The Benefits of Being an Only Child
According to the (Australian) ABC, there is a lot of prejudice, negativity and downright rudeness directed towards parents of a single child. Apparently such parents get asked things like: are you going to give your child a brother or a sister? Aren’t they lonely? What happens if they die and you are left with no children?
(Are there such questions asked of strangers in the real world? I’ve never thought to ask such a question of a person with one child…but am I just too sheltered? Have you, if you are a parent of one child, been asked such questions?)
Apparently the reason that such questions are asked, assuming that they are, is because other parents are resentful and envious that they have had to “suffer” through raising several children. That is the view of Professor Toni Falbo from the University of Texas, who is about to undertake research into whether mothers of one child are seen negatively by people who have “suffered through the experience of bringing up several children”. (As an aside, if that is actually the research question, then aren’t you assuming the very thing you are setting out to prove? Or begging the question? If you assume that child rearing is something to “suffer through” then aren’t you already assuming that having fewer children means less suffering and it is likely that people will envy those who suffer less?)
The ABC story is interesting since it says that the “evidence shows there are very few drawbacks to a one-child family”. What is this evidence? Well, according to Dr Falbo, the benefits are that the children get more attention from their parents, the parents are able to enjoy more activities and that there is less pressure on the environment from additional children. Since the parents invest in and promote peer interactions, only children are no more lonely than those children with siblings. The only drawback was that parents put all their eggs in one basket: if their child dies, then they are left with no children. (The reason the royal family needs an heir and a spare.)
Then the ABC has interviewed some parents who have chosen to have a single child, and are not likely to bemoan their choice. The benefits of a single child according to these parents include: a mother being able to be more dedicated to her work; parents being able to afford better schools without sacrificing something else; parents being able to go to the child’s sporting activities on the weekend without having to split up; being able to travel more cheaply and easily; being able to substitute siblings with cousins; being able to spend more on extracurricular activities for the child; and lower childcare fees.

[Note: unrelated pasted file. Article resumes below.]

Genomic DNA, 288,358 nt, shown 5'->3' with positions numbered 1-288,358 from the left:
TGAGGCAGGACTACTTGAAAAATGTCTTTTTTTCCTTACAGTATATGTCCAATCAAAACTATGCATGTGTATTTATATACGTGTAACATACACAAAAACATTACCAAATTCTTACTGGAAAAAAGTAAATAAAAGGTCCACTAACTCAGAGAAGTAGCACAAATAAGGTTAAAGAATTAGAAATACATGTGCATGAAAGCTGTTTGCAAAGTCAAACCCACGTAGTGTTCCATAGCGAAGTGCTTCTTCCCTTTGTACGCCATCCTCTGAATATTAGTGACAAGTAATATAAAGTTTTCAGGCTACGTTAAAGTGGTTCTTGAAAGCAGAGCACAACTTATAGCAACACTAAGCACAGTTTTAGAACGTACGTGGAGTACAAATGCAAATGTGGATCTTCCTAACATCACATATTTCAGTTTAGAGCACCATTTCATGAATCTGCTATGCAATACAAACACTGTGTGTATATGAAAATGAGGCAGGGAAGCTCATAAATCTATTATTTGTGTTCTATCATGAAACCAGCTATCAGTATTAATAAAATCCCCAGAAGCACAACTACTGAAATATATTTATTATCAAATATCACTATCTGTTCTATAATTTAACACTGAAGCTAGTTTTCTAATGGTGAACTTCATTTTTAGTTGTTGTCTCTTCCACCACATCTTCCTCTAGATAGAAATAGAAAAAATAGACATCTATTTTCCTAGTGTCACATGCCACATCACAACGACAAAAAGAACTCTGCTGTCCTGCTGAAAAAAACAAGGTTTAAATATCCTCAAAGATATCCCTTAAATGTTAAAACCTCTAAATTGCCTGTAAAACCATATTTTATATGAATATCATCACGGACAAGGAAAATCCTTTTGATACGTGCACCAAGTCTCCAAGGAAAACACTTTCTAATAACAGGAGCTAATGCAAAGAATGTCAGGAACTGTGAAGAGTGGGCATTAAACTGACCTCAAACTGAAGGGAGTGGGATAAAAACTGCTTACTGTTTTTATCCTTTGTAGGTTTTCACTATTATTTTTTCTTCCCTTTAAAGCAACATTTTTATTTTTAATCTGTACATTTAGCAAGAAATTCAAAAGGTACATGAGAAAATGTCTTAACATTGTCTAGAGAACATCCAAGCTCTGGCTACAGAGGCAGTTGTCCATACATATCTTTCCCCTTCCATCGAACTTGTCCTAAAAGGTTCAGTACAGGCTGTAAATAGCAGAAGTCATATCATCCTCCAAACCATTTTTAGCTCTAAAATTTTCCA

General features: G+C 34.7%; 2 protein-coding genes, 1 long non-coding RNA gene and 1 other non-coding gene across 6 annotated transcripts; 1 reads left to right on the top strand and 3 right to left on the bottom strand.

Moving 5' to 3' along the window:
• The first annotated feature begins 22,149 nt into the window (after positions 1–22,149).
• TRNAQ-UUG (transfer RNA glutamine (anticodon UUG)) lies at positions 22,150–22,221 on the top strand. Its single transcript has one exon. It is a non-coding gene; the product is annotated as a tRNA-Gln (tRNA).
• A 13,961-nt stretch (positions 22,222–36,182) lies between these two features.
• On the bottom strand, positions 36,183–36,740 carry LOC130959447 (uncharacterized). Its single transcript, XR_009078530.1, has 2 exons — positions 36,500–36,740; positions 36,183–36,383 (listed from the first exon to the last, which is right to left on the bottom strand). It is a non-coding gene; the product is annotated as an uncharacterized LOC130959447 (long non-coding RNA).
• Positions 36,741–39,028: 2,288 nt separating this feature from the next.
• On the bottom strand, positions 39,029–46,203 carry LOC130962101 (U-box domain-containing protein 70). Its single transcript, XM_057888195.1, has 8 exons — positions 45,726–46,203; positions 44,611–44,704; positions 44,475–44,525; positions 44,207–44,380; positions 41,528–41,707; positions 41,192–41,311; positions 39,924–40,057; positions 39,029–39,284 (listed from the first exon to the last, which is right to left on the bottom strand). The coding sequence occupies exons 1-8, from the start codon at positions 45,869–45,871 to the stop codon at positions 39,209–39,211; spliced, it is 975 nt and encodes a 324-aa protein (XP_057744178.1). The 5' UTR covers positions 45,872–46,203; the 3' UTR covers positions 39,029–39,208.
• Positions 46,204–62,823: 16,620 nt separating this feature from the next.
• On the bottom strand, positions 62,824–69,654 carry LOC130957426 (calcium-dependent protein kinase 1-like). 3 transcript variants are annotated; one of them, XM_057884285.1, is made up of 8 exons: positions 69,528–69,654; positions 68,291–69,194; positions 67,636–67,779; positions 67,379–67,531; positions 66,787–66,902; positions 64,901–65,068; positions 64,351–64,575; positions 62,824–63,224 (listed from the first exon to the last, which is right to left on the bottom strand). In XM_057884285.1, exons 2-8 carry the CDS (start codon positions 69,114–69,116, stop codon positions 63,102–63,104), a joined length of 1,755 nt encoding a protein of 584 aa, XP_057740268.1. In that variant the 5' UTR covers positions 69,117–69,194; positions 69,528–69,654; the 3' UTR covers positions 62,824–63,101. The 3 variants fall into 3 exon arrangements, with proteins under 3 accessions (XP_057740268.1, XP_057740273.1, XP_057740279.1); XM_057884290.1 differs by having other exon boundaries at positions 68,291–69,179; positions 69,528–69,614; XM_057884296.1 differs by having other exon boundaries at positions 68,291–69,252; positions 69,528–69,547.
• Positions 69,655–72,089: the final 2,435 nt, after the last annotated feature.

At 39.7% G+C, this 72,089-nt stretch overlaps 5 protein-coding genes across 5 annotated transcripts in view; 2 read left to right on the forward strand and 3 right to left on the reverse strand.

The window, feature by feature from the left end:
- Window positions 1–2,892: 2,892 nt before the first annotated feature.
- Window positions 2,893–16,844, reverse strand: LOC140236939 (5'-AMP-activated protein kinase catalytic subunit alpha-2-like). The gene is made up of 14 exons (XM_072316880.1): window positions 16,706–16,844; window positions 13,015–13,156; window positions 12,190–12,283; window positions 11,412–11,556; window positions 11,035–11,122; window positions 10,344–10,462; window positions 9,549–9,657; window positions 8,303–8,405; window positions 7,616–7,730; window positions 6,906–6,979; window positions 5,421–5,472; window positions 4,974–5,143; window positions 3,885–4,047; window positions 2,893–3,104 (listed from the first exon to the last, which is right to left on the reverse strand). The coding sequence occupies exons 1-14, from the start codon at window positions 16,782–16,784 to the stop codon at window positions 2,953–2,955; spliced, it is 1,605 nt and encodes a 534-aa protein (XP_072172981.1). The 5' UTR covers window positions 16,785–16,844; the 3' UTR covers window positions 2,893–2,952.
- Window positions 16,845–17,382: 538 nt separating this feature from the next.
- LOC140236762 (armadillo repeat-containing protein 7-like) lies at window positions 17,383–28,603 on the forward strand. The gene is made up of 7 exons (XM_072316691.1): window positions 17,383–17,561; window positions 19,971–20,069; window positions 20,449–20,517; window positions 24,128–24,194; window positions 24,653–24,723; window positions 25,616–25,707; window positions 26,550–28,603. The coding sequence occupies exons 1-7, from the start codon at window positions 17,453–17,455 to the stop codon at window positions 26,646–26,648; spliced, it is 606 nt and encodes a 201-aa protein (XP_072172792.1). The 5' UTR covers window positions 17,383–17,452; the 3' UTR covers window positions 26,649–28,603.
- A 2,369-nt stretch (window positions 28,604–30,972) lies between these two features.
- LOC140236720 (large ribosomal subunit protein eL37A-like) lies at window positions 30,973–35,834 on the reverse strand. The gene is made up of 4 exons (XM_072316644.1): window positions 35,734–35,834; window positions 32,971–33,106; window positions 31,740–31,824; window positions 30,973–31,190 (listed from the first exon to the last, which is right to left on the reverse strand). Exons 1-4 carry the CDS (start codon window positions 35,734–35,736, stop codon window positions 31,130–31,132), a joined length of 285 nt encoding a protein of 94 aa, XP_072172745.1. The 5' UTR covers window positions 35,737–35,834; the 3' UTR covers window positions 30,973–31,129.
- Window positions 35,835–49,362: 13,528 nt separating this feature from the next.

In short, parents can do more, children can do more and the cost is less when there is only one child. What I find interesting is that no one in this article discussed the elephant in the room: little emperor syndrome. When there is only one child, the danger of spoiling that child is more acute and the child ends up feeling entitled and selfish, used to getting its own way and not used to having its sharp edges rubbed smooth by having to interact with other siblings in the house each day. Overly protected by parents who can lavish all their attention, doting and protectiveness on the one child, researchers found that China’s only children were turning into little Emperors.
“We document that China’s One-Child Policy… has produced significantly less trusting, less trustworthy, more risk-averse, less competitive, more pessimistic, and less conscientious individuals,”
As Michael Cook blogged about a couple of years ago:
“The theory is that sibling ‘deprivation’ alters the relationships with parents and changes the way a child develops. Using standard economic games which measure trust and cooperation, [the researchers] found that this was correct. The children born under the one-child policy are ‘substantially more pessimistic, less conscientious, and possibly more neurotic’.”
And as Shannon blogged about a couple of weeks ago, the little emperor syndrome is hitting the west, partly due to smaller family sizes. She concluded that:
“[Children] might actually turn out better equipped for school and life if they share a room with a sibling, get rained on if they forget their rain jacket, fall off the jungle gym once in a while, and get detention for failing to do their own homework.”
Finally, it seemed as if the entire ABC article was somewhat undercut by the last parent that they interviewed. This mother was herself an only child, and she thought that the only foreseeable pitfall was “leaving her daughter behind without siblings”. (So the only thing wrong with having an only child is that they don’t have brothers or sisters. Well, yes, quite.)
“‘From my experiences as an only child I know that at this point in my life if I lose my parents it will be very difficult because I am so close to them,’ she said.”
That is, once the parents go, an only child has no immediate family left. They are, pace Dr Falbo, perhaps left feeling…lonely?
This article has been republished from MercatorNet under a Creative Commons license.